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On Friday, the Iranian regime will try to bring people to the polls to manoeuvere whether to keep the incumbent Hassan Rouhani in office or to replace him with his leading challenger, Ebrahim Raisi.  But despite the Supreme Leader Ali Khamenei's blunt and threatening appeals to the population, the regime may see much less participation in the electoral process than it hopes for.

Dissident groups led by the the People's Mojahedin Organisation of Iran (PMOI) have been organising a mass boycott of the elections, in order to call attention to the public demand for free elections and an end to the country's repressive theocracy.

Widespread non-participation in the 19 May elections would be a serious blow to the clerical regime's claims of legitimacy.

It would also expose the depth of resentment harboured by the Iranian people about a system in which not only do the opposing political factions not represent prospects for different policies, but also don't offer to make any changes in the current conditions the Iranian people are faced with.

If you want to better understand why change in the executive system does not bear fruit to a change in the government's behaviour, you need only ask those who have served long sentences as political prisoners, spanning more than one presidential administration.

 I personally fit this category, having been arrested in 1981, at the age of 17, for supporting the PMOI (MEK) and distributing its publications. I served an 11-year sentence, half of it in solitary confinement. I was put in prison during the presidency of the hardline Ali Khamenei, now the regime's Supreme Leader, and bore witness to the presidency of the supposedly "reformist" Akbar Hashemi Rafsanjani from behind bars.
 Neither I, nor any of my fellow political prisoners experienced an improvement in our conditions or witnessed any increased leniency in the Iranian judicial system after the transition from one administration to the other. With the shift toward more "moderate" leadership, activists and advocates for true democracy continued to be rounded up arbitrarily and subjected to torturous interrogations and long periods of imprisonment on vague charges like "insulting regime officials" or "enmity against God."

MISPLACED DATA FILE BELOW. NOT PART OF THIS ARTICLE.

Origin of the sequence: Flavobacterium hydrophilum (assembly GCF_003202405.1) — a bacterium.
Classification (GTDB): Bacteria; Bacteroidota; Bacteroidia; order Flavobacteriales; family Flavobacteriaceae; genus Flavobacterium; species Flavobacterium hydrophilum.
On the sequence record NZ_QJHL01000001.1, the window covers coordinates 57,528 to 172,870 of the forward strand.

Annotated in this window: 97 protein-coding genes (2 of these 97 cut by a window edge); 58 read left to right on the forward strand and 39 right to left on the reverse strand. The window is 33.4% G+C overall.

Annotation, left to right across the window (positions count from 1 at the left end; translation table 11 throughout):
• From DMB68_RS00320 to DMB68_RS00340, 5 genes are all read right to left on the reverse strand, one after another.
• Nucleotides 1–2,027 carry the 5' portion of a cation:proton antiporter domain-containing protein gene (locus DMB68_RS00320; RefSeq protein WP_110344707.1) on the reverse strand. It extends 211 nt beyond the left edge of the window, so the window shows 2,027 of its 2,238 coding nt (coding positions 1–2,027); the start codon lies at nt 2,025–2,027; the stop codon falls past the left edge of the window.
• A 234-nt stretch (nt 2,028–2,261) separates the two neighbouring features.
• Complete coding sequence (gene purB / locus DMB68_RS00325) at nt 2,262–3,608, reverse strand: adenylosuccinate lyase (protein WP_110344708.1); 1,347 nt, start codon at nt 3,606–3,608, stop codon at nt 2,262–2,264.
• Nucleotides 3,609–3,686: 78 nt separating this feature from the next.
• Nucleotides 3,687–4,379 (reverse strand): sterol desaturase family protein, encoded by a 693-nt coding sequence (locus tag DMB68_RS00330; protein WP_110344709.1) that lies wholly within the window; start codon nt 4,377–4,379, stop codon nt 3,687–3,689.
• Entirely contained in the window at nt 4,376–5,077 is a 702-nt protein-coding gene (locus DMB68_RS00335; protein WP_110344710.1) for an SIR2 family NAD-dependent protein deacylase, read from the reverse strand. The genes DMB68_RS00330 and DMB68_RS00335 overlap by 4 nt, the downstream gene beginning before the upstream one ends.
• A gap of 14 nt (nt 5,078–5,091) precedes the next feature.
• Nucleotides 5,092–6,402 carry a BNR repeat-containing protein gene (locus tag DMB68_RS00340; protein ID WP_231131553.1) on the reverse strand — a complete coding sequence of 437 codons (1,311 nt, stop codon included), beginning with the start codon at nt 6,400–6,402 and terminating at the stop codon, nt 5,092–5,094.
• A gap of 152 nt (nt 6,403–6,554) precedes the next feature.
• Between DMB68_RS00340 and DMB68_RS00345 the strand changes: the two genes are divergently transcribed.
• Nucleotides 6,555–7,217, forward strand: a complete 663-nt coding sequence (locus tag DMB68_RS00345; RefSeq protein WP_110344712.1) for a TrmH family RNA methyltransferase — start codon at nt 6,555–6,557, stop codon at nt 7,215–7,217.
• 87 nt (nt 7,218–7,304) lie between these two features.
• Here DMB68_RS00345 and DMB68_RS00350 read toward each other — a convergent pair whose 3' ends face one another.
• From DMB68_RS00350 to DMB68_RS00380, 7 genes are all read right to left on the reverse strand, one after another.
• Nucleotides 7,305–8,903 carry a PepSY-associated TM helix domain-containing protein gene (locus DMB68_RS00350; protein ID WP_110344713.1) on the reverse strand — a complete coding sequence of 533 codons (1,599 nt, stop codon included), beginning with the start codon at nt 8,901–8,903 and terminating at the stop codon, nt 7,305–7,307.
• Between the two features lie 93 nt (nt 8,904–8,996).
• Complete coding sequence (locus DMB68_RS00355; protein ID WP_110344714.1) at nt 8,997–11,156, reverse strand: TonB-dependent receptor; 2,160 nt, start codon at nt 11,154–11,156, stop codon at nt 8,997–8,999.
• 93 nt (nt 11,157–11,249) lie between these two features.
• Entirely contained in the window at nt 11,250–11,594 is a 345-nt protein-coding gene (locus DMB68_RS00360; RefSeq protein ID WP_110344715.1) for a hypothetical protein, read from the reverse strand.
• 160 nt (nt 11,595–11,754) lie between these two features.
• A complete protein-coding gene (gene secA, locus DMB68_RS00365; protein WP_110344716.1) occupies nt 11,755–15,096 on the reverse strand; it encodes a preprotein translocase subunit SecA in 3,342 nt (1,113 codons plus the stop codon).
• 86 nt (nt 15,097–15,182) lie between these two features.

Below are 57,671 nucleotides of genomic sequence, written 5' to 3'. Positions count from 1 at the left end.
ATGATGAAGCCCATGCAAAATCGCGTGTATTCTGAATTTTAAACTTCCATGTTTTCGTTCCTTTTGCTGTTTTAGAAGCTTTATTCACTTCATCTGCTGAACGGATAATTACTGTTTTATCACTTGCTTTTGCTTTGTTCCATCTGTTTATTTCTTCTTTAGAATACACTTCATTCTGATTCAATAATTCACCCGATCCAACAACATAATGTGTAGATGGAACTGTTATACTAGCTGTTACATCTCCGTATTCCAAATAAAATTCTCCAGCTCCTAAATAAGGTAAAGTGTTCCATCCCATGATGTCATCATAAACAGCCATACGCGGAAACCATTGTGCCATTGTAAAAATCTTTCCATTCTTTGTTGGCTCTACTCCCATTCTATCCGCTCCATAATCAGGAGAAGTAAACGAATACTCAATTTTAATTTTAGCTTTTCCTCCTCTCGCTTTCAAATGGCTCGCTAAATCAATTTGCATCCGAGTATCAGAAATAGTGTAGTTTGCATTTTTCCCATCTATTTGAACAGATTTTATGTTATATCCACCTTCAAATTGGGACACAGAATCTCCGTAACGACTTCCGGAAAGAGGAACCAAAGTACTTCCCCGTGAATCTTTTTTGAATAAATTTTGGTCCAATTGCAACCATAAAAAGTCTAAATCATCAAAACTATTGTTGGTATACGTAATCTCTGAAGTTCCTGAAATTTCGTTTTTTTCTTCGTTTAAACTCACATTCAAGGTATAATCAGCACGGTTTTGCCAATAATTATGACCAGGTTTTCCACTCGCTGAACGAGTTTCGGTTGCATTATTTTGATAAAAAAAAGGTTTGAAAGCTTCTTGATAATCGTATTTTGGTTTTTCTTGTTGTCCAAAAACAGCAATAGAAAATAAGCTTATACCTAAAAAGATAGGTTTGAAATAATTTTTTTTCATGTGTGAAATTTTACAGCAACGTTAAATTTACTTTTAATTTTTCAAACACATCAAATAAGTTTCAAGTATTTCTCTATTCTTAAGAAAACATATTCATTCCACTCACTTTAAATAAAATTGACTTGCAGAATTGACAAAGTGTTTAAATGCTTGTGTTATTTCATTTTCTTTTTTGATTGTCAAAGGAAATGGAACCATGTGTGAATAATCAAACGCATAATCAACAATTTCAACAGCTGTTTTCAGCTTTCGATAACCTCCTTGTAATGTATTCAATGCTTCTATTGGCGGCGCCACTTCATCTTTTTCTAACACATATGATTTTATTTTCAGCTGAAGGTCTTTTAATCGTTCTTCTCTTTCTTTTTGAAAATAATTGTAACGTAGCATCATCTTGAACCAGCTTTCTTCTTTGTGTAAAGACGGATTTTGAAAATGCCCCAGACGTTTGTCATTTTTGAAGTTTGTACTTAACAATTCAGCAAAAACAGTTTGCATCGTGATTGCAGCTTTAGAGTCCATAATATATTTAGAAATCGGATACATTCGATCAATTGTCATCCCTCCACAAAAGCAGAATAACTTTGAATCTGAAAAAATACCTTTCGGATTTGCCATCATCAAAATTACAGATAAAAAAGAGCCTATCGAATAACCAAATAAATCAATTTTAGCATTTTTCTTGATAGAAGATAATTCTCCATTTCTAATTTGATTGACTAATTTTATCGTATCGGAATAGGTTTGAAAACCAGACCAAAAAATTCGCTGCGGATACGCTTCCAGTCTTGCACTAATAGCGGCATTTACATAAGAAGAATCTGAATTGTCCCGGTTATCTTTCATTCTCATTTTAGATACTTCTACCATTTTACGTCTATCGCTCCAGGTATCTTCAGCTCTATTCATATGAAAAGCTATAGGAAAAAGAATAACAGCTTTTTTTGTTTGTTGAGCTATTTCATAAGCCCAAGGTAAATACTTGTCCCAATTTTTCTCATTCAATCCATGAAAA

Admittedly, in terms of the raw amount of bloodshed, the period of Khamenei's presidency is unparalleled. There is one primary reason for this: In 1988, while I was still in the middle of my sentence and still being tortured on a regular basis, the regime's founder Ruhollah Khomeini issued a fatwa aimed at destroying the PMOI and thoroughly suppressing resistance to the weakened theocracy in the waning days of the Iran-Iraq war. As a result, approximately 30,000 political prisoners were hanged during that summer.

 Though many of them had finished serving their official sentences, they were brought before a kangaroo court in rapid succession and given an opportunity to totally disavow their former political activities. Those who failed to do so were summarily put to death.
 At the height of the massacre, as many as 400 people were killed in a single night. When all was said and done, out of more than 10,000 inmates who were held on political charges in Evin Prison along with me, only 250 individuals survived. I was slated for execution as well, but the abuse I had suffered in previous weeks led to my hospitalisation, and when authorities came to my cell looking for me there was no trace and I was spared in the midst of the mass executions.